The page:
Step 3:  Scrub with paint thinner and a vegetable brush to deactivate the stripper and remove the gray color caused by the wire brush, wiping everything clean with a shop towel.

Step 4:  When stripped area is dry, sand with the orbital sander with a 60 grit pad, sanding down to raw wood and removing any remaining ashy places.

Step 5:  Resand area with the orbital sander and with an 80 grit pad.

Step 6:  Mix linseed oil and turpentine mix at a rate of about 2/3 linseed to 1/3 turpentine.  Apply to prepped section with a paint brush and let it soak in for several hours.  Adding the turpentine thins the linseed oil and allows deeper penetration of the oil into the wood.  Adding the oil to the wood intensifies the richness and grain of each species of wood far beyond the results obtained by skipping this step.  Once most of the oil has soaked into the wood, wipe the excess off with a shop towel or that area will become gummy.

Step 7:  Apply another coat of linseed/turpentine mix.  Allow to penetrate for several hours then spread the remaining oil evenly across the finished area.  If desired, apply additional coats using the same process.

Step 8:  I applied 2 coats of Minwax Tung Oil Finish to the completed sections to seal those areas from the dirt, dust, and shoeprints and also to begin applying the sheen.  The MinWax tung oil dries solid like a poly or varnish, but not as hard so it makes a good temporary finish on something like a floor.  I use it on furniture as a finish coat all the time as furniture doesn’t get the hard use that a floor does.  I really like the stuff.

Step 9:  Once the entire floor was stripped and had a couple of coats of tung oil on it, I allowed it to dry for a few days then went over the whole thing with varnish.

Step 10:  Then varnish was allowed to dry for a week, then I sanded the whole thing down with the orbital sander and a 220 grit pad which knocked all the little nubby bits and dust particles that had settled and left a silky smooth surface on which to apply the next coat.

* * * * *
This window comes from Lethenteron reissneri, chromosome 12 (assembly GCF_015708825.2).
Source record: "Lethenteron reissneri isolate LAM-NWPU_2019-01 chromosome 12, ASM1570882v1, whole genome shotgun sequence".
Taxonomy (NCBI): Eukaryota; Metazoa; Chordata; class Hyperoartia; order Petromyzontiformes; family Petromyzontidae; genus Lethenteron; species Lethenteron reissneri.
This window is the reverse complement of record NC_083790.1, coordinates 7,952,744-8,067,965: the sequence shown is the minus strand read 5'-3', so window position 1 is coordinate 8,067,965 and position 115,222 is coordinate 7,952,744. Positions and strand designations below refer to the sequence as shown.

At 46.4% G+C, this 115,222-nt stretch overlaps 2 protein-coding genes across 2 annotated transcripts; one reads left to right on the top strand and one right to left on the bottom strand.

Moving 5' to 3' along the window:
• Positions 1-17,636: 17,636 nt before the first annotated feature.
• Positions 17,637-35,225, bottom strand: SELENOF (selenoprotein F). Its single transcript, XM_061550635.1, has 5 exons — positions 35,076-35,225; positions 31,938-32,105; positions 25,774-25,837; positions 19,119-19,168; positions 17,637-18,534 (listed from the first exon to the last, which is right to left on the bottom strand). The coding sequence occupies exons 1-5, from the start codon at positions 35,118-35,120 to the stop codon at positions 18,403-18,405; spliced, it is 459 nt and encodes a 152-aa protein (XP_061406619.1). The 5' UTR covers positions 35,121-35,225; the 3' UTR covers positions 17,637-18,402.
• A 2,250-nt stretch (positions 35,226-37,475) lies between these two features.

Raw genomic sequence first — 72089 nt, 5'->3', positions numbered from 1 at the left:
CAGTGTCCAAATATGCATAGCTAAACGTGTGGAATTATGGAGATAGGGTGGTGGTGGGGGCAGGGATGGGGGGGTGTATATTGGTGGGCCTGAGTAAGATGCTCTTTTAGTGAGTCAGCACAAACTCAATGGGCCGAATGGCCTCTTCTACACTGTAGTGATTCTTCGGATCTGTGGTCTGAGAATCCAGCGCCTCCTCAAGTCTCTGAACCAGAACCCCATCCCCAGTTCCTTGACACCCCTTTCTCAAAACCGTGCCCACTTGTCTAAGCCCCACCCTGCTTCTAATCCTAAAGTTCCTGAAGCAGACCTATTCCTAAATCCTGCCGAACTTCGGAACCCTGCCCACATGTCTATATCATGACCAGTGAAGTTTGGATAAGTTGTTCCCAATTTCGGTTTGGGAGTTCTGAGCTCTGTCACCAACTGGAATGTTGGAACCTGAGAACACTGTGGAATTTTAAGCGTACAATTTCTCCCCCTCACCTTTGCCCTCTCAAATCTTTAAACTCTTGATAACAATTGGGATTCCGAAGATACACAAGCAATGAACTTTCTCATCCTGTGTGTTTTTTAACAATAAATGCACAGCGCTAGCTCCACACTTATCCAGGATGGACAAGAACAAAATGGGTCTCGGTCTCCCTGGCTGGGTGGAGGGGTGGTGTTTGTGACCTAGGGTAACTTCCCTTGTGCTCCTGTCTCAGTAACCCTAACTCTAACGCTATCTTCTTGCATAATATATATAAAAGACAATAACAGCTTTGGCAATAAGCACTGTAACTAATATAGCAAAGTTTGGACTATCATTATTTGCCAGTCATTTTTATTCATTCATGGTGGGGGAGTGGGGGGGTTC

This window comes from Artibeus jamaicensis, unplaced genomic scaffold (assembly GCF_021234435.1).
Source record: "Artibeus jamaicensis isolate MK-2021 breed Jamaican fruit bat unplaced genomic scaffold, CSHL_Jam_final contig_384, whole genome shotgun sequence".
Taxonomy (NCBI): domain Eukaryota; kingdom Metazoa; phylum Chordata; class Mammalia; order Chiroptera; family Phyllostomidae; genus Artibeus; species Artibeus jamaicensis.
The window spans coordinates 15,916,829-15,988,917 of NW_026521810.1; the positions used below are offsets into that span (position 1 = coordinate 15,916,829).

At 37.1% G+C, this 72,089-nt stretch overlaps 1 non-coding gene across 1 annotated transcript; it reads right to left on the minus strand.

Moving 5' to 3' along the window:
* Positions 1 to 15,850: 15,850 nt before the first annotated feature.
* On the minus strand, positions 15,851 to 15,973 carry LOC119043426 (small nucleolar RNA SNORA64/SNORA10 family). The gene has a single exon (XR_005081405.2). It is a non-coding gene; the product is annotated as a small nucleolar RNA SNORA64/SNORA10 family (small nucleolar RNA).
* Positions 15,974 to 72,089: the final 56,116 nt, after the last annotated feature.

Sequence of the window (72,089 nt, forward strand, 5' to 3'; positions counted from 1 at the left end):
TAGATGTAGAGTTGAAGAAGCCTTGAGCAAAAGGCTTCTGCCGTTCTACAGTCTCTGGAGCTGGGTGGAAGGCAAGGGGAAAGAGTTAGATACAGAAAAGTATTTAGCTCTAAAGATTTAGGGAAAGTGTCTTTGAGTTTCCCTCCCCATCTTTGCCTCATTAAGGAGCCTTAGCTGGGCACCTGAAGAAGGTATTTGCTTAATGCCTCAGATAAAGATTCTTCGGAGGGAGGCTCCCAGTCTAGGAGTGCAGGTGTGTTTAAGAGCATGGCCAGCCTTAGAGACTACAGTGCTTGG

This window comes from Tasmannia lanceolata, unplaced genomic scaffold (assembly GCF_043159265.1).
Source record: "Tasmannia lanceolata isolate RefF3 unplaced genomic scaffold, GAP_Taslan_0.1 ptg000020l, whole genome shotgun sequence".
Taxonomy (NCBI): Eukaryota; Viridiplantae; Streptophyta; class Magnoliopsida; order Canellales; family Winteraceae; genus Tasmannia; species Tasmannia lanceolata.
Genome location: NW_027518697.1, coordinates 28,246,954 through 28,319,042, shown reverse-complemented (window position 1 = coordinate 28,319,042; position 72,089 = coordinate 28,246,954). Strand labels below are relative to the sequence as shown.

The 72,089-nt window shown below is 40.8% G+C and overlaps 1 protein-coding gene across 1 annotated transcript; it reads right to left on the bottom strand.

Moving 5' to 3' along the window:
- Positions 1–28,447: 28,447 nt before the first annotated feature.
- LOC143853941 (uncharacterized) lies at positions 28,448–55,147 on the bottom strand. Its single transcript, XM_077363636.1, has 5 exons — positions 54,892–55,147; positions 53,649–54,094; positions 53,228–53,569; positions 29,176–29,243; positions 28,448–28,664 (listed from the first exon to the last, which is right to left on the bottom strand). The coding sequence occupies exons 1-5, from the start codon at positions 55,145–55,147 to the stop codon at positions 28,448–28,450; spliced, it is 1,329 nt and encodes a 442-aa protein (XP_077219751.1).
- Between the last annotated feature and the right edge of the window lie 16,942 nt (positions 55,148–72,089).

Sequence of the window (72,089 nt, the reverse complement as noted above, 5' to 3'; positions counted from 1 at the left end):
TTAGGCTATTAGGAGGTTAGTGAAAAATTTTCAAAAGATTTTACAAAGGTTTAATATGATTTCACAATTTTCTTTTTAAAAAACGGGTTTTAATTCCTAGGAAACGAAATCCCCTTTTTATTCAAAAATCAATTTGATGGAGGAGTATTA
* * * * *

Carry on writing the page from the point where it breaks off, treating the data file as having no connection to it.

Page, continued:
Step 11:  I vacuumed the floor then ran over the whole thing with a tack cloth to remove the extremely fine sanding dust that the vac didn’t pick up.

Step 12:  Before applying the finish coat, I ran over the area again with the tack cloth in small sections, maybe 18” wide and the length of the room, immediately before beginning to apply the varnish.  For this coat, I thought I’d experiment with the 9” foam roller which worked out pretty well.  After rolling on a section, I used a brush to help even out the finish, removed the bubbles, and knock off the “orange peel” effect that the roller tends to produce.  I did the whole thing in sections about 18” wide, the length of the room, and immediately cleaned with the tack cloth prior to the application of each section.   It worked great and got the job done in a more timely manner than using the brush alone.

Step 13: (optional) Given that there are several layers of protective coats on the floor already, I could forgo an additional coat.  We have a huge mess we need to make in there when we work the rest of the room.  There will be a lot of dust and grit that will likely create tiny scratches in the finish.  I’m considering doing one more coat once we’re finished making the mess.  I like at least 3 coats of finish on a floor, so at some point yet to be determined, I want to put on one more coat.  I imagine I’ll decide to do another one next week and maybe a fourth once the room is done.  We’ll see.

If we were going for a semi-gloss or satin finish, the final coat is the time to apply it.  I had heard this once from an old refinisher and I also discovered it on a project that I worked a few years ago as well.  Must be some truth to it.  Gloss finishes have no additives for changing the characteristic of the product from a visual perspective.  Semi-gloss, satins, and flats contain additives that produce a duller finish which is why it is important to stir them often while you’re using them.  Those additives add a little bit of a milky (for lack of a better word for it) quality with each coat that is applied.  Several coats of a non-gloss slightly obscure the characteristic of the wood which reduces its richness.  Applying the undercoats in a gloss and the final coat in a non-gloss helps retain the clarity of the wood characteristics while giving the satin of semi-gloss finish desired.